Natchitoches, La., Honors Its Past And Celebrates Its People

Wednesday, August 11, 2021 - by Katie Reeder
Oakland Plantation is part of Cane River Creole National Historical Park,
which is dedicated to telling the stories and culture of Oakland and Magnolia Plantations
Oakland Plantation is part of Cane River Creole National Historical Park, which is dedicated to telling the stories and culture of Oakland and Magnolia Plantations
- photo by Cane River Creole National Historical Park
In north-central Louisiana, the historic city of Natchitoches sits along the banks of the Cane River Lake.
The oldest city in Louisiana, its history includes more than 300 years as a crossroads and a respite, welcoming visitors to this region. Today, Interstate 49 connects with I-20 to the north in Shreveport and I-10 in Lafayette to the south. Natchez, Mississippi, to the east and Lufkin, Texas, to the west are both less than a three hour’s drive.

It’s been welcoming visitors for more than 300 years and today’s travelers learn of Natchitoches’ evolution through tremendous changes–from the course of a river to the traditions on Southern plantations and more. While paying homage to the past, the vibrancy of this city and region attracts many to explore both the stories of yesterday and the treasures of today.

The historic downtown district sits on the banks of the Cane River Lake. Founded by the French in 1714 as an outpost on the (then) Red River, a replica of the original fort offers an excellent overview of early life here. The grounds of Fort St. Jean Baptiste (155 Rue Jefferson, Natchitoches, Louisiana 71457; 318-357-3101) include a museum and replica fort and are brought to life by historians and period-dressed interpreters.

More about the area’s history and culture can be found in the Louisiana Sports Hall of Fame and Northwest Louisiana History Museum (800 Front Street, Natchitoches, Louisiana 71457;
318-357-2492). While the facility’s collection of portraits and memorabilia celebrate the achievements of legendary Louisiana athletes and sports figures, the museum also explores the evolution of unique cultural traditions of the state, from early native-American civilizations to the present.

Natchitoches’ 33-block National Historic Landmark District, one of only three such districts in Louisiana, is anchored by Front Street, paved with weathered brick and lined with wrought iron-laced buildings, stately live oaks, magnolia trees, shops and restaurants. The downtown businesses are a testament to the local spirit, as they represent independent entrepreneurs who call this home. Outstanding among them is Kaffie-Fredericks General Mercantile (758 Front Street, Natchitoches, Louisiana 71457; 318-352-2525) the oldest general store in Louisiana, opened in 1863. It is a microcosm of past and present and a regional landmark.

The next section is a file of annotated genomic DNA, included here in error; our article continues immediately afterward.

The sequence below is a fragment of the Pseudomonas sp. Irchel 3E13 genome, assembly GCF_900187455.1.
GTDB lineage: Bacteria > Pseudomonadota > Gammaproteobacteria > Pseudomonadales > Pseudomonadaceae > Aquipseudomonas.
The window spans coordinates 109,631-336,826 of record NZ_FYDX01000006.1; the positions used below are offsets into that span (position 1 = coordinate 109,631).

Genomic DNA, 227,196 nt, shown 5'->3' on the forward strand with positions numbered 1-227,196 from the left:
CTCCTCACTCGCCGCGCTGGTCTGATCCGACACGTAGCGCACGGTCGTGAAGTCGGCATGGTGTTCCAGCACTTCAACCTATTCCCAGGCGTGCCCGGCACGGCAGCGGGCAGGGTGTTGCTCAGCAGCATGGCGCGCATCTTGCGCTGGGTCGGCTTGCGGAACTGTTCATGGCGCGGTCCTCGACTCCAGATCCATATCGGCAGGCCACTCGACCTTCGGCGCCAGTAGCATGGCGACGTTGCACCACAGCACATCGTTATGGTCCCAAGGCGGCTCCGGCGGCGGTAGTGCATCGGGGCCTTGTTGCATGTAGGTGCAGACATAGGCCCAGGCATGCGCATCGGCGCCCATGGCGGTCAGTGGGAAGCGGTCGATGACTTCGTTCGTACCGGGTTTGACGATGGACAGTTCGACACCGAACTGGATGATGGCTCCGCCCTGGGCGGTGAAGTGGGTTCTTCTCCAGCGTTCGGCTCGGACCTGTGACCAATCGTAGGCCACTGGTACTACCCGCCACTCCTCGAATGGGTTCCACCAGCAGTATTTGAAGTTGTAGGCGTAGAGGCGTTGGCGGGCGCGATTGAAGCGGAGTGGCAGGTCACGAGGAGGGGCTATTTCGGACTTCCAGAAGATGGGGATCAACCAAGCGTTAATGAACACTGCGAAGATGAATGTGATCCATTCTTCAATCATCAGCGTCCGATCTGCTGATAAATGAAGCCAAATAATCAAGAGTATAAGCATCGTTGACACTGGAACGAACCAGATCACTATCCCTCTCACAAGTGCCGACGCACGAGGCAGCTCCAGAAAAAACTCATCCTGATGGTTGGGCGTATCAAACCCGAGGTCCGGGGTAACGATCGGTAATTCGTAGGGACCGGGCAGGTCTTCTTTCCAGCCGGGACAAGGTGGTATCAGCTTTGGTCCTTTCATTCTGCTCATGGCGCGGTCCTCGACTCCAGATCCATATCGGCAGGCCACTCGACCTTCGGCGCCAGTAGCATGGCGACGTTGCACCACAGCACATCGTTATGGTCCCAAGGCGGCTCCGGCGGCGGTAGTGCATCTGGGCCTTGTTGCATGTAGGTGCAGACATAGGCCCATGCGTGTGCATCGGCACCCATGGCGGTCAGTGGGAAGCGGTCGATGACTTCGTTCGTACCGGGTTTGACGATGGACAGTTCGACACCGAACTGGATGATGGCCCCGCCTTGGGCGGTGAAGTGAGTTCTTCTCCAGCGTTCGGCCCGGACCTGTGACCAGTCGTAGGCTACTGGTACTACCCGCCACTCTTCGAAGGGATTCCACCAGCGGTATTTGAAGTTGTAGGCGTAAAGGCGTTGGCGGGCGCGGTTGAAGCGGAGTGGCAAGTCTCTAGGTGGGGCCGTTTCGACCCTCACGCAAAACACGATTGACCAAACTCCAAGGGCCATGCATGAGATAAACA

The city itself is within the Cane River National Heritage Area, a region known for “historic landscapes, Creole architecture and multi-cultural legacy.” It remains home to a unique blend of cultures and includes the Cane River Creole National Historical Park (4386 Highway 494, Natchitoches, Louisiana 71456; 318-352-0383, ext. 316). This national treasure is comprised of Oakland Plantation, considered the most complete Creole plantation in the United States, and the outbuildings at Magnolia Plantation. Magnolia's barn houses the oldest wood screw cotton press in its original location in the United States. Buildings, equipment and personal items on display reveal much about the lives of early planters and the slaves who worked the land and present a complete picture of the plantation economy.

Nearby, Melrose Plantation (3499 LA-119, Melrose, Louisiana 71452; 318-379-0055) presents another amazing story, not only of plantation life, but of folk art, as well. It was built by the family of Marie Therese Coincoin, who was born to slaves and eventually attained her freedom. This Creole plantation was also home to renowned folk artist Clementine Hunter, who began life as a field hand and cook here. Her paintings can be seen in buildings throughout the site as well as in museums across the country and abroad.

Where to eat
Cane River Commissary (4191 Highway 494, Natchez, Louisiana 71456; 318-238-6360) is a unique dining experience in the Cane River area south of Natchitoches. The restaurant, in an old commissary building, offers Creole favorites and is loved for its monthly first Saturday Zydeco Brunch.

Lasyone’s Meat Pie Kitchen (622 Second Street, Natchitoches, Louisiana 71457; 318-352-3363) is located in the Landmark Historic District of downtown Natchitoches and is said to be “home” to the legendary Louisiana Meat Pie. The recipes have been handed down through generations and illustrate the family's deep Southern roots.

Mariner’s (5948 Hwy. 1 Bypass, Natchitoches, Louisiana 71457; 318-228-8056) Mariner’s restaurant sits on beautiful Sibley Lake and features one of the most breathtaking sunsets in Louisiana. The menu features seafood specialties along with casual favorites in an outstanding setting.

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